FEMA is interested in the potential impacts from this rule on small businesses and requests public comment on these potential impacts. If you think that this rule will have a significant economic impact on you, your business, or organization, please submit a comment to the docket at the address under ADDRESSES in this proposed rule. In your comment, explain why, how, and to what degree you think this rule will have an economic impact. FEMA does not believe this proposed rule will have a significant economic impact on a substantial number of small entities. However, FEMA is publishing this IRFA to aid the public in commenting on the potential small business impacts of the proposed requirements in this NPRM. FEMA invites all interested parties to submit data and information regarding the potential economic impact on small entities that would result from the adoption of this NPRM.

C. Unfunded Mandates Reform Act

The Unfunded Mandates Reform Act of 1995, 2 U.S.C. 658, 1501-1504, 1531-1536, 1571 (the Act), pertains to any notice of proposed rulemaking which implements any rule that includes a Federal mandate that may result in the expenditure by State, local, and Tribal governments, in the aggregate, or by the private sector, of $100 million (adjusted annually for inflation) or more in any one year. If the rulemaking includes a Federal mandate, the Act requires an agency to prepare an assessment of the anticipated costs and benefits of the Federal mandate. The Act also pertains to any regulatory requirements that might significantly or uniquely affect small governments. Before establishing any such requirements, an agency must develop a plan allowing for input from the affected governments regarding the requirements. Exemptions from the Act are found at 2 U.S.C. 1503, they include any regulation or proposed regulation that “provides for emergency assistance or relief at the request of any State, local, or tribal government or any official of a State, local, or tribal government.” Thus, FEMA finds this rule to be exempt from the Act.

Additionally, FEMA has determined that this rule would not result in the expenditure by State, local, and Tribal governments, in the aggregate, nor by the private sector, of $100 million or more (adjusted annually for inflation) in any one year because of a Federal mandate, and it would not significantly or uniquely affect small governments. Therefore, no actions are deemed necessary under the provisions of the Unfunded Mandates Reform Act of 1995.

D. Paperwork Reduction Act of 1995

As required by the Paperwork Reduction Act of 1995 (PRA), Public Law 104-13, 109 Stat. 163, (May 22, 1995) (44 U.S.C. 3501 et seq.), an agency may not conduct or sponsor, and a person is not required to respond to, a collection of information unless the collection of information displays a valid control number.

In this proposed rule, FEMA is seeking a revision to the already existing collection of information, OMB Control Number 1660-0017. The annual cost to the Federal Government is decreasing from $1,920,626 to $1,890,650. The decrease to the cost to the Federal Government occurred since we deleted $29,976 in arbitration travel costs; as, we do not have to include them per the PRA exceptions for civil & administrative actions. See 44 U.S.C. 3518(c). This proposed rule serves as the 60-day comment period for this proposed change pursuant to 5 CFR 1320.12. FEMA invites the public to comment on the proposed collection of information.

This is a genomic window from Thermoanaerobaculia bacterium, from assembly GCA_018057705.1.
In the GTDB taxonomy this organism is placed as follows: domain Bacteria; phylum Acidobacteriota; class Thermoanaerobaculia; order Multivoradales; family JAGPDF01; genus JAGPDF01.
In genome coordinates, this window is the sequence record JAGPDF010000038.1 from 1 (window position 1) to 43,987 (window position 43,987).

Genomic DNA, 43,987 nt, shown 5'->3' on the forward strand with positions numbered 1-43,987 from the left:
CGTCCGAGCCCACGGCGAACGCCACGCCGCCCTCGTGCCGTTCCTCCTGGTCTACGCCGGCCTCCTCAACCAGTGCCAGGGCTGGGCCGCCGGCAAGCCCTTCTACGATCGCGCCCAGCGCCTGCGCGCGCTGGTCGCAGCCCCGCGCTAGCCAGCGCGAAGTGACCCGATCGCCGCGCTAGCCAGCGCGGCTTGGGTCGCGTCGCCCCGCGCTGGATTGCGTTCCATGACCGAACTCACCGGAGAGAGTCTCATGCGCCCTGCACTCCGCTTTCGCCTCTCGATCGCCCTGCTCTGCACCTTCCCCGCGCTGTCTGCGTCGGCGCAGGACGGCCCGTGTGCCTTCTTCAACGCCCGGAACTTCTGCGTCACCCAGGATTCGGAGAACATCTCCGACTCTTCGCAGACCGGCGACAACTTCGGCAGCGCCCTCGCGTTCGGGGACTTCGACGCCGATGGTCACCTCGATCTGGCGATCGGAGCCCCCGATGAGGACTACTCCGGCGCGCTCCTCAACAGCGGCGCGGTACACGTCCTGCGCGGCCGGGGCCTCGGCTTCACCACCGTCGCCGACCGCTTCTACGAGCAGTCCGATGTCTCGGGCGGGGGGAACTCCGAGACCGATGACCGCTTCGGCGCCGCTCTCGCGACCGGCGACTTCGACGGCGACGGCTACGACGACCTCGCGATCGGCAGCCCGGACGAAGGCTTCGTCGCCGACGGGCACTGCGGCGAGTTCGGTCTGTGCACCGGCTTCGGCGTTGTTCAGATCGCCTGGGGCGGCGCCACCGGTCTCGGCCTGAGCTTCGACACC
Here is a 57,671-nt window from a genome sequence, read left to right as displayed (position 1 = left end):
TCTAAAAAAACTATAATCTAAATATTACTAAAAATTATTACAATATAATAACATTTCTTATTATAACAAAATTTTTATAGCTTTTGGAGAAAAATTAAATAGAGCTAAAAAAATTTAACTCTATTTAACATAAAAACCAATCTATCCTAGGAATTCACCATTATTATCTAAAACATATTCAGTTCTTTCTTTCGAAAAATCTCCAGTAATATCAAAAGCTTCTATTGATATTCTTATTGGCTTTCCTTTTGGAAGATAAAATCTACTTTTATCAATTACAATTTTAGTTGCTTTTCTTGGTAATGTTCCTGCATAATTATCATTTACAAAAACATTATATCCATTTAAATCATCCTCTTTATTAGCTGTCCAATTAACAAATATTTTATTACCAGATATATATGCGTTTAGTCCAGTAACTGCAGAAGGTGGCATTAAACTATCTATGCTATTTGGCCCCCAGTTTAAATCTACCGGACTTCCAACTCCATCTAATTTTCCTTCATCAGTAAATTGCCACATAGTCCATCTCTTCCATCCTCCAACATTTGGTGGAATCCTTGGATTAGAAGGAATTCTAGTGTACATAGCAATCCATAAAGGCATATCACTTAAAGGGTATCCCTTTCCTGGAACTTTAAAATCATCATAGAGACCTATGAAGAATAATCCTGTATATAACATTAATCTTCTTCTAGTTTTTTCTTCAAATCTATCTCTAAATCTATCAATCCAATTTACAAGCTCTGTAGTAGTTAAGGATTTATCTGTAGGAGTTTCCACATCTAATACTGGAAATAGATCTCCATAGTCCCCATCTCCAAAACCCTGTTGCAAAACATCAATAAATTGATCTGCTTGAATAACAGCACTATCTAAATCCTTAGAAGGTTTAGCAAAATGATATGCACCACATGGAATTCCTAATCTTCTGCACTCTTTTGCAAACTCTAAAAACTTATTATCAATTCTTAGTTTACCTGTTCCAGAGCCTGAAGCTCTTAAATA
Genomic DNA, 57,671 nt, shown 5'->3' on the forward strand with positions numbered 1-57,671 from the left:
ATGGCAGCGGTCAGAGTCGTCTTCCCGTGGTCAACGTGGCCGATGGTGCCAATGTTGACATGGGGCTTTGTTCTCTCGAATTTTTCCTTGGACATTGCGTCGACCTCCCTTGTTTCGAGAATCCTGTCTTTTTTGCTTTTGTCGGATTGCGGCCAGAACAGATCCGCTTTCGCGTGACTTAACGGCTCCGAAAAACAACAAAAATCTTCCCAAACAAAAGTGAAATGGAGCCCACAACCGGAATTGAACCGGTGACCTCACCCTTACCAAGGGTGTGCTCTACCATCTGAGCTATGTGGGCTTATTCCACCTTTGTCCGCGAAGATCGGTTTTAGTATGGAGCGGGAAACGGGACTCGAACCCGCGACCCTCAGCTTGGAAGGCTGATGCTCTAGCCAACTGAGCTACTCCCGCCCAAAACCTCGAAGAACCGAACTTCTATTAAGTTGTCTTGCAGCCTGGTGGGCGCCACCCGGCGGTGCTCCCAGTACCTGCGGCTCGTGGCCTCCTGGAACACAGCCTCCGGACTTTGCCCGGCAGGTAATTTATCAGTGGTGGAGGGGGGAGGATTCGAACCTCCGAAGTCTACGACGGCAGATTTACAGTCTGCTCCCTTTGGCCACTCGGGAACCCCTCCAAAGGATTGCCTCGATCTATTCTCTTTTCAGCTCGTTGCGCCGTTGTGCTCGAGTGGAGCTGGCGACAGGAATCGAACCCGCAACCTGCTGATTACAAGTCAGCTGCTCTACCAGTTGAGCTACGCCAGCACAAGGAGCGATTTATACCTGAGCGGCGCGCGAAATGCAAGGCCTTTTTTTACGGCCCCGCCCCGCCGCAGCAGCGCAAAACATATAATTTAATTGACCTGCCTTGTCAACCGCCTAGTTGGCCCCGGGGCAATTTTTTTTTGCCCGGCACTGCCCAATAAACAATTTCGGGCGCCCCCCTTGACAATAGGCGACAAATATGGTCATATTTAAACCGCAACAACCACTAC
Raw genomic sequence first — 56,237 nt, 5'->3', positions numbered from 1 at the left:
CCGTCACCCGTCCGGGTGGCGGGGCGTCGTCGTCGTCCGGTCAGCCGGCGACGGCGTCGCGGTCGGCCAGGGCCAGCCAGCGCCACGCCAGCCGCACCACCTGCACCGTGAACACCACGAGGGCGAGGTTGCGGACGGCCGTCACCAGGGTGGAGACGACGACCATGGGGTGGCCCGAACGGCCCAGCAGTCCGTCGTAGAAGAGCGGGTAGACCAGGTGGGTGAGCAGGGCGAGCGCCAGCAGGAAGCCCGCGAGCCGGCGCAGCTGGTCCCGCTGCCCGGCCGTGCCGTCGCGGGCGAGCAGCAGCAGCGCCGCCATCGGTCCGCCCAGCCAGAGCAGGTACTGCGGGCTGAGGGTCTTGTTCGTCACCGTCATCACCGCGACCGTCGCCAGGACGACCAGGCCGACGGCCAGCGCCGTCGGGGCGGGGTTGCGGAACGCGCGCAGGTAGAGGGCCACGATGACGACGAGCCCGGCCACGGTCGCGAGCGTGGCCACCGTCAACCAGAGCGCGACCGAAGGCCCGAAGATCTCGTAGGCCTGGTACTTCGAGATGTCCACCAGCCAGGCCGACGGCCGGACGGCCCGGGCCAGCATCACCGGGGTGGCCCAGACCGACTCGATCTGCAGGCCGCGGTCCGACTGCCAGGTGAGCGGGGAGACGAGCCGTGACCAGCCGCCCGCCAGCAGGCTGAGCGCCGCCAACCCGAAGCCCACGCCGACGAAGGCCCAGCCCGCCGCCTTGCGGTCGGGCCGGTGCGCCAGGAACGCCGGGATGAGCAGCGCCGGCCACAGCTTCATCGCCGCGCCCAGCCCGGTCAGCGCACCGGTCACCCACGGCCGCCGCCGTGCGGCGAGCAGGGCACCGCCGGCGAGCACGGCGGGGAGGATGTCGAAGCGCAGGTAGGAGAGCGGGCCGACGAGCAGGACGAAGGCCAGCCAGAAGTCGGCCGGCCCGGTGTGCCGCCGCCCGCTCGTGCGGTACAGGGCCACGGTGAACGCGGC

Collection of Information

Title: PA Program.

Type of information collection: Revision of a currently approved collection.

OMB Number: 1660-0017.

Form Forms: FEMA Form 009-0-49 Request for Public Assistance; FEMA Form 009-0-91 Project Worksheet (PW); FEMA Form 009-0-91A Project Worksheet (PW)—Damage Description and Scope of Work Continuation Sheet; FEMA Form 009-0-91B Project Worksheet (PW)—Cost Estimate Continuation Sheet; FEMA Form 009-0-91C Project Worksheet (PW)—Maps and Sketches Sheet; FEMA Form 009-0-91D Project Worksheet (PW)—Photo Sheet; FEMA Form 009-0-120 Special Considerations Questions; FEMA Form 009-0-121 PNP Facility Questionnaire; FEMA Form 009-0-123 Force Account Labor Summary Record; FEMA Form 009-0-124 Materials Summary Record; FEMA Form 009-0-125 Rented Equipment Summary Record; FEMA Form 009-0-126 Contract Work Summary Record; FEMA Form 009-0-127 Force Account Equipment Summary Record; FEMA Form 009-0-128 Applicant's Benefits Calculation Worksheet; FEMA Form 009-0-111, Quarterly Progress Report; FEMA Form 009-0-141, FAC-TRAX System.

Abstract: The information collected is utilized by FEMA to make determinations for PA grants based on the information supplied by the respondents.

Affected Public: State, local, or Tribal Government.

Estimated Number of Respondents: 1,012.

Estimated Number of Responses: 398,068.

Estimated Total Annual Burden Hours: 466,025.

The proposed rule to implement section 423 arbitration would not impact the total number of responses or burden hours. FEMA proposes to add a new paragraph to 44 CFR 206.206 to add a right of arbitration for applicants. The proposed regulation would provide applicants an additional choice in FEMA's appeals and arbitration processes: Applicants must choose either submitting a second appeal or submitting a request for arbitration. Or, an applicant may select arbitration if the Regional Administrator has received a first appeal, but has not rendered a decision within 180 calendar days of receipt. There is no change to the number of responses due to the proposed rule, as applicants can only choose one option.